“The same to you, Kai Justicer.” Gyrax dips his chin, touching his forehead with his index and middle finger, then bringing his hand out five or six inches in front of his face. It’s the loose salute I’ve seen before—the Evermoor equivalent of a casual wave. “How fare you and your dutiful colleagues?”
The Knight shifts atop his saddle. “We fare well, Master Wolven. But even so, I look forward to dusk, when I can doff my armor and slake my thirst. Where are you headed?”
“The Witchcraft City.”
“For trade or pleasure?”
“A bit of both, perhaps, but definitely trade. Restoration as well, if we happen to find a reputable healer.”
“Ah.” The Knight nods. “Say no more. My body creaks from age and scars—each morning is a test of my will.”
“I share your sorrow, Kai Justicer. Long has it been since I have drawn the eye of a comely maiden. And judging by your weathered visage, I’d wager you know exactly what I speak of.”
The Knight roars with laughter. “All too well, Master Wolven, all too well.” The rest of the Knights grin and chuckle. “May light find you in dark places.”
“And may it ease your eyes and guide your feet,” Gyrax replies.
The Knights touch their foreheads and bring their hands out, just like Gyrax did a moment prior. We stand and watch as they disappear around a bend.
“That wasn’t so bad, was it?” Gyrax favors us all with a brief glance. “At the end of the day, they want to shed their armor and enjoy a drink. Similar to what anyone wants, I imagine.” His gaze settles on Ren, who maintains his silence.
Eventually, the wanderer mutters, “Maybe.”
When we first left Naversé, the forest around us was open and spacious. Now it feels claustrophobic—like thousands of eyes are secretly studying us. As we trek further into the oppressive woods, the environment turns marshy and humid.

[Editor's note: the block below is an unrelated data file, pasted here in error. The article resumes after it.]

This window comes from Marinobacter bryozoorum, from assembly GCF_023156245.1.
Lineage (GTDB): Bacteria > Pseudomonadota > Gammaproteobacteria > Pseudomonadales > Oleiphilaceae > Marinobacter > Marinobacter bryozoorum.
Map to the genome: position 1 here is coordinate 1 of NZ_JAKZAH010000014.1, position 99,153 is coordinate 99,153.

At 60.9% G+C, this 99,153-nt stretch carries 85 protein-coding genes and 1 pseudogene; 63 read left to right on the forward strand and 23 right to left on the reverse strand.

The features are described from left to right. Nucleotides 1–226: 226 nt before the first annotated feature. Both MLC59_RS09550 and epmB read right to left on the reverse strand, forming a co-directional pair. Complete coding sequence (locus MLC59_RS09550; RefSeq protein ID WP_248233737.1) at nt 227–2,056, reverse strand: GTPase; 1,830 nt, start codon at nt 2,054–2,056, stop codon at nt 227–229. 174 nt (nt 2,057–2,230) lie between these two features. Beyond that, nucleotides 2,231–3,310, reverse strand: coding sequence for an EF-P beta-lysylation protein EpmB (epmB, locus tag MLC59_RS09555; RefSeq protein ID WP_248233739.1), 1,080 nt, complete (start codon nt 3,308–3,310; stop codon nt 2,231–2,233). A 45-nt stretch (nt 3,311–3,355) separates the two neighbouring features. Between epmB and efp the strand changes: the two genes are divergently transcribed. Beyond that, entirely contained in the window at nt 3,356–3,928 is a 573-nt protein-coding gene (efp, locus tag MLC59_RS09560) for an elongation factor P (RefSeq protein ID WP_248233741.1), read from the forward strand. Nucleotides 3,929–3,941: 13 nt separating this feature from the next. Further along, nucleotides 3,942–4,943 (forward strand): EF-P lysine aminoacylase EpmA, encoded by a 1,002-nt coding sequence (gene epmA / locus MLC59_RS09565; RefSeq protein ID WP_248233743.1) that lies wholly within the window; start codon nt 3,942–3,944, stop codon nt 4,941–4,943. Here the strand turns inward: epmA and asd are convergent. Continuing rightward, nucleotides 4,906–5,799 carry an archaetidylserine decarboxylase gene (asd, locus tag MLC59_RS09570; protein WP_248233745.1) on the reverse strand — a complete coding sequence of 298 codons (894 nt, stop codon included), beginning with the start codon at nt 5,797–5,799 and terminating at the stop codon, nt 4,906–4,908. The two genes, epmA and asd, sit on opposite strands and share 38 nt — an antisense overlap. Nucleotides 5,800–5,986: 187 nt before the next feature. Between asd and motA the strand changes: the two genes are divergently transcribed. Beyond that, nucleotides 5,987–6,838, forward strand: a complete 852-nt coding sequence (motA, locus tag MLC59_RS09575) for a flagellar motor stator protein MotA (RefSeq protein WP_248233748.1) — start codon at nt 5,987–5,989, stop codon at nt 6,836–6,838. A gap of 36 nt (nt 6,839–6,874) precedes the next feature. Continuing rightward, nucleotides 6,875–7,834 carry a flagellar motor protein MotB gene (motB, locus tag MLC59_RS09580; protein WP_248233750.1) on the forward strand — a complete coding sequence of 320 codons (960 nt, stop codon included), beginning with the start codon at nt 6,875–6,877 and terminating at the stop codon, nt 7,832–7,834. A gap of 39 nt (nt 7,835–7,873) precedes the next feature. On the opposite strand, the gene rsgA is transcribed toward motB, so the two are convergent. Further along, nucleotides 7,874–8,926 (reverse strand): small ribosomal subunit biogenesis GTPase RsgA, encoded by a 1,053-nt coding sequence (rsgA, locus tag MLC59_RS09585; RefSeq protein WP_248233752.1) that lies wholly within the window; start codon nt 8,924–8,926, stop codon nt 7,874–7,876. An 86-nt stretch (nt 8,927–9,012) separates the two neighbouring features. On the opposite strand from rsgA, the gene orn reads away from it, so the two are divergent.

You’d think with bugs, lizards, and assorted creepy-crawlies, we’d have to wear netting or sleep in hammocks. But thanks to Ren that isn’t the case; he casts a minor enchantment that blesses our party with arcane repellent. (He’d make a fortune back on Earth—how dope would it be to hike through a jungle and not have to worry about bites or stings?)
Over the next few days, I see gaggles of lizards (Gyrax says they’re called peryx) about two feet long, roughly the size of a medium-small dog, with super-stretchy necks that snap forward and snatch up prey. Lucky says they taste good with red-rub, but I’m really not interested in finding out.
Other animals include dog-sized beetles—their thoraxes curve into a distinct bell-shape—that trundle slowly along, swiveling their antlered heads from side to side. Elier says they’re called hapers (pronounced like “vapor”). If they ever feel threatened, they’ll scream and run, and sometimes release a foul-smelling mist that’ll make you stink for at least a month. Lucky tells me they taste disgusting—doesn’t matter how long you cook them or what you season them with. Once again, I have no desire to see if he’s right.
There’s other stuff as well. Shimmery dots with human faces (naya), vines that mutter, grumble, and cough (pengrips) and snakelike rodents with dozens of feet (burbies). All of them, Gyrax assures me, are fairly harmless. Apparently, there are predators lurking in the thicker bush (syoptrix cats) but they keep to themselves.
Erany chimes in, informing us she befriended a pack of syoptrix last year (she had to hide in the woods after mouthing off to a cranky Justicer). According to her, the cats have a rigid hierarchy—they’re super respectful and etiquette-oriented.
I respond with, “But will they eat me, is the question.”
“Yes,” Elier says, “but not out of spite. Syoptrix avoid you, as long as you keep quiet and maintain your calm.”
Lucky says, “I do not doubt the truth of your words, but I much prefer the civilized world. The wilds are like one big desert—nothing to steal, nothing to drink.”